Omniyat to invest more than Dh1.5bn in Dubai projects
(DENNIS B MALLARI)
Omniyat Properties intends to invest more than Dh1.5 billion on the development of residential and commercial properties at the Waterfront, The Lagoons and Business Bay, a senior executive said.
The company, a member of Omniyat Holdings, has purchased 1.5 million square feet of land at the Waterfront and a similar area in Business Bay. It has also bought a million square feet of land in The Lagoons.
President and Chief Executive Mehdi Amjad said Omniyat will build a tower and a hotel at the Waterfront and The Lagoons and an office tower in Business Bay.
Omniyat has entered into an equal partnership with Investate of Bahrain to finance the Waterfront project. It will finance the two other projects on its own, Amjad said. Work will begin soon on all these projects, he said.
Since its establishment two years ago, Omniyat Properties has launched five commercial properties and two residential ones worth a total of Dh4.9bn. The latest investment of Dh1.5bn is part of the company’s drive to boost its property investment portfolio to Dh10bn and become one of the fastest growing property development companies in the region, said Amjad.
Amjad expected demand for residential and commercial property units in Dubai to exceed supply until the beginning of the next decade.
He said doubts that demand levels will go down in 2008 and 2009 are not based on tangible facts. Dubai’s economic growth and the attraction of the property sector for new investors will guarantee a continuation of the state of imbalance between supply and demand in the property market over the coming years, he added.
Amjad drew a link between the growth of demand for property units with forecasts that speak about the redoubling of Dubai’s population over the coming eight years. He rejected talk that the Dubai property market is just a bubble in the air.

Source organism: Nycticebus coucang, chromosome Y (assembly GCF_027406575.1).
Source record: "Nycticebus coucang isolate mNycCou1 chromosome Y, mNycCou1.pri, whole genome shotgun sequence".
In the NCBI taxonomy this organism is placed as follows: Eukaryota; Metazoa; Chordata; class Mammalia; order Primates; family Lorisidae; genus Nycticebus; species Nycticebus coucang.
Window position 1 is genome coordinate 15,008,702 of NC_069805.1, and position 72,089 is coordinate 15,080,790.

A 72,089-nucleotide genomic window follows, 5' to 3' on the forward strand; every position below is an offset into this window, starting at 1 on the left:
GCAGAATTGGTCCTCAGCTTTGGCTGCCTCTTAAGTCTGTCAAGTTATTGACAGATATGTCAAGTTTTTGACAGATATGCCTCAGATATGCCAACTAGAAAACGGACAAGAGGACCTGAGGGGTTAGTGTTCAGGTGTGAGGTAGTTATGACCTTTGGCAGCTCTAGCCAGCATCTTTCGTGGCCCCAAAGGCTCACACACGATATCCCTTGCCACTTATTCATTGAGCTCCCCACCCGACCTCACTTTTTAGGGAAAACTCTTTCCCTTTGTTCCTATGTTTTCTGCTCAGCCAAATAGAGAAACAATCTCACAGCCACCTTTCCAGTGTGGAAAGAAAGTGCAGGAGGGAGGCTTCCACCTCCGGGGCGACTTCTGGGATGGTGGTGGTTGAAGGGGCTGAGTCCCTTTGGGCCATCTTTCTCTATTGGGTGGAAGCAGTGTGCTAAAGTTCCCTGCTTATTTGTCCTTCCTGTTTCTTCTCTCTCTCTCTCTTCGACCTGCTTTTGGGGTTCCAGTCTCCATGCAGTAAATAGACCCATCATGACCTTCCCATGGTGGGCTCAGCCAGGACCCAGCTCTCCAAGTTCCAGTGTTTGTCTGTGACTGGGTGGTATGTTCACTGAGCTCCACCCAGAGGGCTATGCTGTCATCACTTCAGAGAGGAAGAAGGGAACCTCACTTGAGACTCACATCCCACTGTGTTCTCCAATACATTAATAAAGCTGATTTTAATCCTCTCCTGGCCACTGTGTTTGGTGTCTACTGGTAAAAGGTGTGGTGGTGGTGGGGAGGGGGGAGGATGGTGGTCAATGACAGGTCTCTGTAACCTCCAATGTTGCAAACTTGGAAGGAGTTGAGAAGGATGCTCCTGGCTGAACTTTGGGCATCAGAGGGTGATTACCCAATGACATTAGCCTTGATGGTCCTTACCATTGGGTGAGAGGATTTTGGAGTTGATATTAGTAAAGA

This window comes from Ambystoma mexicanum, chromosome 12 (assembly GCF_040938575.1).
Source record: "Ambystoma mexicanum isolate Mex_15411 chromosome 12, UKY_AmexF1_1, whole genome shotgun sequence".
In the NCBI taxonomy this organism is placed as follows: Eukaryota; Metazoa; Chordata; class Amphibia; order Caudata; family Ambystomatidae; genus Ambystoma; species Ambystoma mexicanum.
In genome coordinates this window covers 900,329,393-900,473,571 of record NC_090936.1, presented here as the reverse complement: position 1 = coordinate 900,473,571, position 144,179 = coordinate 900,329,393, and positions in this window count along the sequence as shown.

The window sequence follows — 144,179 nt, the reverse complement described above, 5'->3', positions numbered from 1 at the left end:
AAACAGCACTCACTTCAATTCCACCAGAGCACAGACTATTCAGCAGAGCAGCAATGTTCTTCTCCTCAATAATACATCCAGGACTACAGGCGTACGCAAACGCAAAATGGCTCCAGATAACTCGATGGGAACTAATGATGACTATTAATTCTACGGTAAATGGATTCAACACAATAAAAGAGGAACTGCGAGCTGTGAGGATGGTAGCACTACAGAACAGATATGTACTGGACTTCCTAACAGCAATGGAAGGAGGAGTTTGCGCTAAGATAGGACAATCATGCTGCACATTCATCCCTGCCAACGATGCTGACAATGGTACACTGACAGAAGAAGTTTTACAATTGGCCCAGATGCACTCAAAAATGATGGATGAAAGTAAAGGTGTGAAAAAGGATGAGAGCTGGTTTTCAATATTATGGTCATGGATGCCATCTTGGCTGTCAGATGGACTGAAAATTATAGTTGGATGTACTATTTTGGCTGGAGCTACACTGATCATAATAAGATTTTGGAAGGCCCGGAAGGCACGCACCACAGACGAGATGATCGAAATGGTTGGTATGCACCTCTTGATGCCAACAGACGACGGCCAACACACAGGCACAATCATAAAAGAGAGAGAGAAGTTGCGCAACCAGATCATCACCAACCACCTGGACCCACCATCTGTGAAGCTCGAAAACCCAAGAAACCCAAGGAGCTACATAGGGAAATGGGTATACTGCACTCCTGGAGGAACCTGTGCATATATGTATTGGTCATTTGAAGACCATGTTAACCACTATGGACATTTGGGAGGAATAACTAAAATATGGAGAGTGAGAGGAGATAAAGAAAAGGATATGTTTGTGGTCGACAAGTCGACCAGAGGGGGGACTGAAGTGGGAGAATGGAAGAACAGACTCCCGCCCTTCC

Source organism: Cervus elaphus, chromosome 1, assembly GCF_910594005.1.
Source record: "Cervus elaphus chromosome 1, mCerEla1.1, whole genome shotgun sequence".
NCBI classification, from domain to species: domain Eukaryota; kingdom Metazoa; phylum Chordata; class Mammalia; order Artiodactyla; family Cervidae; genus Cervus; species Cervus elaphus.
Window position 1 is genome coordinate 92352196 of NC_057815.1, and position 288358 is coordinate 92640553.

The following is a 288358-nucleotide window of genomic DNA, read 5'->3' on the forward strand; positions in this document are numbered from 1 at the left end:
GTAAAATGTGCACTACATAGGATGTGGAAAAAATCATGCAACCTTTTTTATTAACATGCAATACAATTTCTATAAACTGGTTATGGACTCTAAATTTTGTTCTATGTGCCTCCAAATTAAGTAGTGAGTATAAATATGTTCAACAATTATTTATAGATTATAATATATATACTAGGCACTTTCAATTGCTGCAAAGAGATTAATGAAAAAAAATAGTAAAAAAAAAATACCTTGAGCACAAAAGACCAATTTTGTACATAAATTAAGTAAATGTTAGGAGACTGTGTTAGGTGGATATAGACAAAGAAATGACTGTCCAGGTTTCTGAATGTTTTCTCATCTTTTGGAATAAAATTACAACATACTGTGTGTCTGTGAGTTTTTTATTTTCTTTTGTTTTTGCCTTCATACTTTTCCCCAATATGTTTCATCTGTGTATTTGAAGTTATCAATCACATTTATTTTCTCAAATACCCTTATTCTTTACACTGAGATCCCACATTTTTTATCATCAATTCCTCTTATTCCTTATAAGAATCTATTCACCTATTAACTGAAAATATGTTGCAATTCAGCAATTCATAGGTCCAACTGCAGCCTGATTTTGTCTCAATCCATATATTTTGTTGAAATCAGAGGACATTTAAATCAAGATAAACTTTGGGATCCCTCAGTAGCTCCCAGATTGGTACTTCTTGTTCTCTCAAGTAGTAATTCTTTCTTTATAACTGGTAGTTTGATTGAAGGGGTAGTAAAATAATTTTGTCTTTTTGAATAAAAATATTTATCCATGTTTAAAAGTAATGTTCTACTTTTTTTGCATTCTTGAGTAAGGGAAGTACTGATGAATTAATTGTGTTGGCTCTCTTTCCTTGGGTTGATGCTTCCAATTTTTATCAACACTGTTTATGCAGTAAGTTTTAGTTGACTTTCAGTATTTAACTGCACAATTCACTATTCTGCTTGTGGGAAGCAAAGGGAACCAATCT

The chief executive said whatever property units are made available will not be enough for coming years. The proof is despite the delivery of thousands of units in the International City and Jumeirah Beach Residence projects, the volume of demand is still high, he said.
With the growth of construction potential through attracting new players from various parts of the world, there will be an ability to develop new projects and deliver them on time, he said.
“Currently there are delays in the delivery of a number of projects because developers have not been able to control the contracting companies with whom they have signed contracts and to force them to work within the specific time schedule.
“But you do not find this situation in Omniyat Properties projects, because it carefully selects partners and subjects them to high-quality criteria,” Amjad added.
On why most of the development projects target high-income people, Amjad said it is natural in the new property markets where there are people with liquidity and ability to venture.
He said in the first five years of the property boom witnessed by Dubai, there was a very rich section of people and products were presented by developers to meet this section’s needs.
But now, he said, the market is more mature, and developers have started to build projects for the middle-class and limited-income people who only entered the freehold market after the rise in rents and living costs. They have come to realise that owning property is better than renting it, he added.
Omniyat will be among those property companies that develop such projects in the near future at a time when the Dubai Government seeks to offer easy property and finance loans to enable low- and limited-income people to buy property units, whether commercial or residential, he said.
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